ARDMORE, Pa. — Putting money into a drycleaning business, or taking money from the business, is not something to be tackled by amateurs. Admittedly, a surprising number of cleaners depend on themselves when it comes to financing their businesses. Thanks to our complex tax rules, however, getting money invested out of the business can be expensive.
Quite simply, money invested in the business can be withdrawn with a tax bill on any profits from the sale of that capital investment. A loan made by an operator to his or her business can, on the other hand, be repaid tax-free, but only if the ever-vigilant Internal Revenue Service accepts it as a bona fide arm’s length transaction.
On a similar note, it can also be expensive for any owner, partner or officer who attempts to take money from their drycleaning business. Once again, there is the risk the IRS might view the movement of funds from the business to the owner, partner, officer or shareholder as a taxable event.
It should be increasingly obvious that something as apparently simple as taking money from a business or even putting funds into the business can be painfully expensive under our tax rules. Those tax rules are quite clear: Only bona fide loans and contributed/invested funds qualify for any sort of tax break. When either lending to, or borrowing from, the business, every operator should keep in mind that in order to count in the eyes of the IRS, any transaction must be a legitimate, interest-bearing loan. Under our tax rules, an owner, partner or shareholder borrowing from his or her business can face a hefty tax bill should the IRS view the transaction as a dividend payout rather than a loan.
All too often, it is below-market interest rates or the lack of evidence of an arm’s length transaction that draws the attention of an IRS examiner. The IRS is particularly interested in gift loans; corporation-shareholder loans; compensation loans, between employer and employee or loans between independent contractor and client; and any below-market interest loan in which the interest arrangement has significant effect on either the lender’s or borrower’s tax liability.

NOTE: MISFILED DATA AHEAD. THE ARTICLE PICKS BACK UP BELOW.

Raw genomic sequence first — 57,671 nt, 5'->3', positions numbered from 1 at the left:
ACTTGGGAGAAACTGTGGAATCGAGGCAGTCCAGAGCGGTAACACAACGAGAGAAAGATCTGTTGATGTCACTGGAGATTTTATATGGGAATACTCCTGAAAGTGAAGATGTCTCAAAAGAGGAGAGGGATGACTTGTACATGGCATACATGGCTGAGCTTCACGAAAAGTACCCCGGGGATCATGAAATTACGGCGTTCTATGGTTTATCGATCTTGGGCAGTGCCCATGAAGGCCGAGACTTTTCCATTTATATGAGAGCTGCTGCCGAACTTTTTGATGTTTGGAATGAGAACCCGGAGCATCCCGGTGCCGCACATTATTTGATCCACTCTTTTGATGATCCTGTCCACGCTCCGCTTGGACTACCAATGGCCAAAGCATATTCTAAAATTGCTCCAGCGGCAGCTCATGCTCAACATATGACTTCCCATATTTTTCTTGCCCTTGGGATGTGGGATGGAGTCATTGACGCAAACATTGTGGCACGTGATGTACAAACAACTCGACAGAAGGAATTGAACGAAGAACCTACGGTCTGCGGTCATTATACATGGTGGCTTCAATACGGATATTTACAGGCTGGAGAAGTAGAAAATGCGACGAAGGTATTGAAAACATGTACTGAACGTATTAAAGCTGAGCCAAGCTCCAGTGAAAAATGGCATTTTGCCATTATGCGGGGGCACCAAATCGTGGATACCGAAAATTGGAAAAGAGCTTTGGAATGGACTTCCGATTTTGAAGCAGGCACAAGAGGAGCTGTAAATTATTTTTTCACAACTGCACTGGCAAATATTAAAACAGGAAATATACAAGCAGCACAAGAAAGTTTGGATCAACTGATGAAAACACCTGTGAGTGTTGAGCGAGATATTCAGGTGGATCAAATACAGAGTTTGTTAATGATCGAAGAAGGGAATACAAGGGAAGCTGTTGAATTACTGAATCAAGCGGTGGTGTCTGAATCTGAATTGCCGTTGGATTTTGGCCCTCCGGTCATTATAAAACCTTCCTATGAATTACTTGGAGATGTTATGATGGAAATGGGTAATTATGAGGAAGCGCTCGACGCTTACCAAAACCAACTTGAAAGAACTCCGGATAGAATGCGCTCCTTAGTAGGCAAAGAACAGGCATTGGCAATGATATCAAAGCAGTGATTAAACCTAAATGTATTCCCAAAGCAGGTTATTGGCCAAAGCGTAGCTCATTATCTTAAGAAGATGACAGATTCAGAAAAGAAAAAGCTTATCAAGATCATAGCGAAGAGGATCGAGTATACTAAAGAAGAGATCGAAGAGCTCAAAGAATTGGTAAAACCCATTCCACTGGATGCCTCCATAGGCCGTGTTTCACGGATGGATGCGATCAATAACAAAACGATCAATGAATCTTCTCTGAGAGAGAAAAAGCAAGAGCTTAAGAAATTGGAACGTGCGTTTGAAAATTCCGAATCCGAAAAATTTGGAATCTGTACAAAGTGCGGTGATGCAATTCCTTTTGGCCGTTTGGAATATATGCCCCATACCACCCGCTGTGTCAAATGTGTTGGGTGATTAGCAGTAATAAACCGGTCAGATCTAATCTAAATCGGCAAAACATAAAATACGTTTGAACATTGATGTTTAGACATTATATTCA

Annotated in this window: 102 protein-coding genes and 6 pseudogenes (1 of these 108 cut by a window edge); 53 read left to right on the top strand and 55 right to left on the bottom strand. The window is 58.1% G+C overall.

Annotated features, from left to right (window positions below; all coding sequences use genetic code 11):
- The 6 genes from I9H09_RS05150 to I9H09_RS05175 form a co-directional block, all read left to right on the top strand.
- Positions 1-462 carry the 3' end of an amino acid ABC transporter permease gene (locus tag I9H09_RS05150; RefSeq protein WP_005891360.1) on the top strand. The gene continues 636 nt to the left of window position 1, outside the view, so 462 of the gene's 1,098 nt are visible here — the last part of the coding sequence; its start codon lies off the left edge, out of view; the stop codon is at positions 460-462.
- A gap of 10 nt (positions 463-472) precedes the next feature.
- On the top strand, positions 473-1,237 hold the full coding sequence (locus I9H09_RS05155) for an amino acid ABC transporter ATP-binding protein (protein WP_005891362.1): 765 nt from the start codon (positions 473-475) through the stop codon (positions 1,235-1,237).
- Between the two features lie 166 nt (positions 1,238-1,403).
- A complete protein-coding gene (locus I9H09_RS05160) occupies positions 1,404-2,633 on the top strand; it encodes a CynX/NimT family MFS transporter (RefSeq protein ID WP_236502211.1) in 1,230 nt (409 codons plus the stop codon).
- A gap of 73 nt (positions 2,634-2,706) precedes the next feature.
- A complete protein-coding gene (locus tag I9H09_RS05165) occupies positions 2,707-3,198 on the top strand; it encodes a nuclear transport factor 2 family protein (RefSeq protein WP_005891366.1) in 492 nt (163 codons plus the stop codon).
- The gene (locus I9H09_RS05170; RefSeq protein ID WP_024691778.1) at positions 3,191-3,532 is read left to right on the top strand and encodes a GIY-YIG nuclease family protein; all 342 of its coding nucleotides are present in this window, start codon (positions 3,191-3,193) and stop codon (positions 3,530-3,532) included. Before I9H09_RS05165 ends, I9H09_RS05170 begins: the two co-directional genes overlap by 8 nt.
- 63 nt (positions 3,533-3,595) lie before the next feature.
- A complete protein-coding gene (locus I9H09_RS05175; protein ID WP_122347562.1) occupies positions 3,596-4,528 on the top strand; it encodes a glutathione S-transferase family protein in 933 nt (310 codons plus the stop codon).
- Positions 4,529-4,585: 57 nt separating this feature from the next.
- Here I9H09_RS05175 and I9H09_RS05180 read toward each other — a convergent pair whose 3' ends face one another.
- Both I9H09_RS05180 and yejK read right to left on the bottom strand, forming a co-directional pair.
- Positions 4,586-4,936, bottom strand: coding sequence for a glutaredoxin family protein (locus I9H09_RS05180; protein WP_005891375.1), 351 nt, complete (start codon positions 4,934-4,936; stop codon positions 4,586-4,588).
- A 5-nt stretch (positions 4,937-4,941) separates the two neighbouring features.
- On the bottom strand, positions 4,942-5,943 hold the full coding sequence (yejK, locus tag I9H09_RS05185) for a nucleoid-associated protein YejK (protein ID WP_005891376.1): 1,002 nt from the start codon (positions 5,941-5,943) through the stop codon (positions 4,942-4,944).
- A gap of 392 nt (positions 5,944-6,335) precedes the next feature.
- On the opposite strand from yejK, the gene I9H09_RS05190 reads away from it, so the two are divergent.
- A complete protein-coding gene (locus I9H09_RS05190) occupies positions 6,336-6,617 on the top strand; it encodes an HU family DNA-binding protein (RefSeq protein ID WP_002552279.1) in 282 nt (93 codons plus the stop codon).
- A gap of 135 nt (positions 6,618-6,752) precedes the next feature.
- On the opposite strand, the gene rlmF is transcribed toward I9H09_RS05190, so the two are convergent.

Should the IRS re-characterize or re-label a transaction, the result is an interest expense deduction when none was previously claimed by the borrower and the addition of unexpected taxable interest income for the lender. The lender’s higher tax bills, which can date back several years, are usually accompanied by penalties and interest on the underpaid amounts.
ALWAYS A BORROWER BE
For many textile service businesses, borrowing means a loan from the owner or shareholder. In some cases, it is the owner or shareholder who borrows funds from the drycleaning operation. Loans and advances between these so-called “related parties” are quite common in closely held businesses. Corporate loans to shareholders are probably the most commonly seen by IRS auditors, with advances from shareholders to the incorporated business running a close second, particularly in the early years of closely held but thinly capitalized corporations.
The IRS’ interest in these transactions stems from the tremendous potential for tax avoidance, inadvertent or intentional. When an incorporated drycleaning business makes an interest-free (or low-interest) loan to its shareholder, in the eyes of the IRS, the shareholder is deemed to have received a non-deductible dividend equal to the amount of the foregone interest. The incorporated business is, at the same time, deemed to have received a like amount of interest income.
Fortunately, there is a $10,000 de minimis exception for compensation-related and corporate/shareholder loans, at least those transactions that do not have tax avoidance as one of the principal purposes.
Although this transfer of taxable income between entities may appear to be offsetting, there can be a significant tax impact on the reallocation, depending on the relative tax benefits to the borrower and to the lender and the deductibility of the expense deemed paid.
DOWNSIDE: STOCK OR LOAN
When IRS examiners review loans from shareholders and the common stock accounts of a drycleaning business, they often encounter what can only be called “thin capitalization.” Thin capitalization occurs when there is little or no common stock and there is a large loan from the shareholder. A special section of the tax law, Section 385, Treatment of certain interests in corporations as stock or indebtedness, governs whether a loan is one made to an incorporated business or treated as debt.
The IRS’ objective when it encounters thin capitalization is to convert a portion, if not all, of the loans made by the shareholders into capital stock in the business. Naturally, this conversion requires an adjustment to the interest expense account, because, at this point, the loans are considered nonexistent. The interest paid by the incorporated business on these disallowed loans becomes a dividend paid to the shareholder in an amount equal to the operation’s earnings and profits.
Information in this article is provided for educational and reference purposes only. It is not intended to provide specific advice or individual recommendations. Consult an attorney or tax adviser for advice regarding your particular situation.
Check back Thursday for the conclusion!